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What is good differentiation?

Created on 21 May 2010 by ncetm_administrator
Updated on 08 April 2013 by ncetm_administrator


What does personalisation look like in practice?

When approaching differentiation it is important to remember that:

  • no two children will come to the classroom with the same knowledge or experiences
  • no two children will learn in an identical way
  • a learning environment for one child is not necessarily a learning environment for another
  • the more that the children themselves are involved in the process the more successful it will be.

It is true to say that children must do the learning themselves, teachers cannot do it for them. Therefore differentiation should be seen as allowing children different routes to increase their learning. It should not be ‘done to the children’, rather negotiated with them. The children will understand the purposes of differentiation if the teacher is working to engender a ‘growth mindset’ in the class (Dweck 2006).

If you want to explore the ‘growth mindset’ further then go to the research paper Thinking about Intelligence.

What is differentiation?

Differentiating means creating multiple learning pathways so that children who have different experiences, interests or preferred ways of learning, encounter appropriate ways to use, develop and understand concepts as a part of their daily learning experiences. Hence ‘differentiating’ expects children to take responsibility and ownership for their own learning. Differentiating makes use of teacher assessment of children’s learning needs but also expects children to make choices based on their own assessments.

Essentially the curricular goals will be similar for all children but the methodologies employed will be varied to suit to the individual needs of all children. It is sometimes most appropriate to conduct some whole group instruction but differentiation also requires opportunities for using methodologies such as peer teaching and cooperative learning. Readiness, learning styles and interest vary between students and even for an individual over time. In a differentiated classroom all children will have equally engaging learning tasks. Engaging does not mean ‘fun all the time’; much mathematical learning involves persistent and sometimes hard work. However a child is likely to be engaged if they can see the point of the activity, is intrinsically motivated because they know they will learn from the activity and know that they will be successful as they have had successful experiences in the past.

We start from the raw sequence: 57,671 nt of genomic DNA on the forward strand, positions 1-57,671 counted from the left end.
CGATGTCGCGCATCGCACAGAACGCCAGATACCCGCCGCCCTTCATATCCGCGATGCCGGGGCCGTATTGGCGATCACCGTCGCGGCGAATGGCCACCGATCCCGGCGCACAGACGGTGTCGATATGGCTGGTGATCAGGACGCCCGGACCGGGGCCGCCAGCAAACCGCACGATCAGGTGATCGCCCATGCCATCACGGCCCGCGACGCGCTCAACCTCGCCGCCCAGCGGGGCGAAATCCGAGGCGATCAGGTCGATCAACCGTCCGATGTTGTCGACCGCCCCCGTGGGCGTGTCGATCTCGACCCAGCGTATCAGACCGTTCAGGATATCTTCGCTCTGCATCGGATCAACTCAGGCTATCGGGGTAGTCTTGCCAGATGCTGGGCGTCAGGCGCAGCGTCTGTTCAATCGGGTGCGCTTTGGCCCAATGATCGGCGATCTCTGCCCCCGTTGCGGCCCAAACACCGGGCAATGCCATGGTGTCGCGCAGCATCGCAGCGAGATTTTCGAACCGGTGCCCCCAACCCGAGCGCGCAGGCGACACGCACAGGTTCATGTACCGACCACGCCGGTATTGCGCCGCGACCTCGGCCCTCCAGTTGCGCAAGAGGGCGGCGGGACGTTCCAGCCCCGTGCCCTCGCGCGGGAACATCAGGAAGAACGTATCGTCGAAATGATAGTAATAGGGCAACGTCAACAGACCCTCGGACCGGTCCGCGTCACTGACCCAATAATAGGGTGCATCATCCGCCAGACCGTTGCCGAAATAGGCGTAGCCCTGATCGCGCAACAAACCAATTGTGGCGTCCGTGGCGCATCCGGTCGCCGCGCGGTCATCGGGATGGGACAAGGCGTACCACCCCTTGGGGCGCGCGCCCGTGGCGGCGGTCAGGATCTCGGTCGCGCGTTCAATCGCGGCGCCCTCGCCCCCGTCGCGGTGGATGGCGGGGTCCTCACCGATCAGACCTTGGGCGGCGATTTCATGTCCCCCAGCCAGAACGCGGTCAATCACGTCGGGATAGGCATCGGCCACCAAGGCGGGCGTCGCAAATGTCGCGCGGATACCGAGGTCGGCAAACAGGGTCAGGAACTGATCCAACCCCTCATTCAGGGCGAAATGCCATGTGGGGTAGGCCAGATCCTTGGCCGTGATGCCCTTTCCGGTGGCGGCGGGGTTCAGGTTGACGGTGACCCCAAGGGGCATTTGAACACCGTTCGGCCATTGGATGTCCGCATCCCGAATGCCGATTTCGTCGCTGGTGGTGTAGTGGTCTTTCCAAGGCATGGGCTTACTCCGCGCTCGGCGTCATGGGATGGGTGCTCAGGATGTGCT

How can I plan to differentiate?

1. You could plan to differentiate the content or topic

Content can be described as the knowledge, skills and attitudes we want children to learn. Differentiating content requires that students are involved in assessing their current knowledge since differentiating means building on what children already know. Children who can demonstrate understanding of the concept can proceed directly to applying those concepts to a suitably challenging task. Another way to differentiate content is simply to permit the interested student to accelerate their rate of progress. Therefore this approach includes a gradation of the difficulty of the content to be learned. Differentiating by content means asking the children to assess where they are and to build on what they already know. Therefore there must be several starting points for the lesson and planning must include both ‘what underpins this learning?’ so that difficulties can be addressed and ‘where is this learning going?’ so that children can be offered extension material.

2. You could plan to differentiate the process or activities

Differentiating the processes means varying learning activities or strategies to provide appropriate methods for children to explore the learning. This approach requires allowing the children to know and use alternative paths to manipulate the ideas embedded within the concepts they are learning. Therefore this approach includes support, negotiation and response. Differentiating by activities means using direct instruction, individual work, group work, collaborative learning, peer instruction, mysteries,  mini whiteboards, ICT, graphic organisers etc. etc. so that the children are offered a variety of ways to learn and understand mathematics.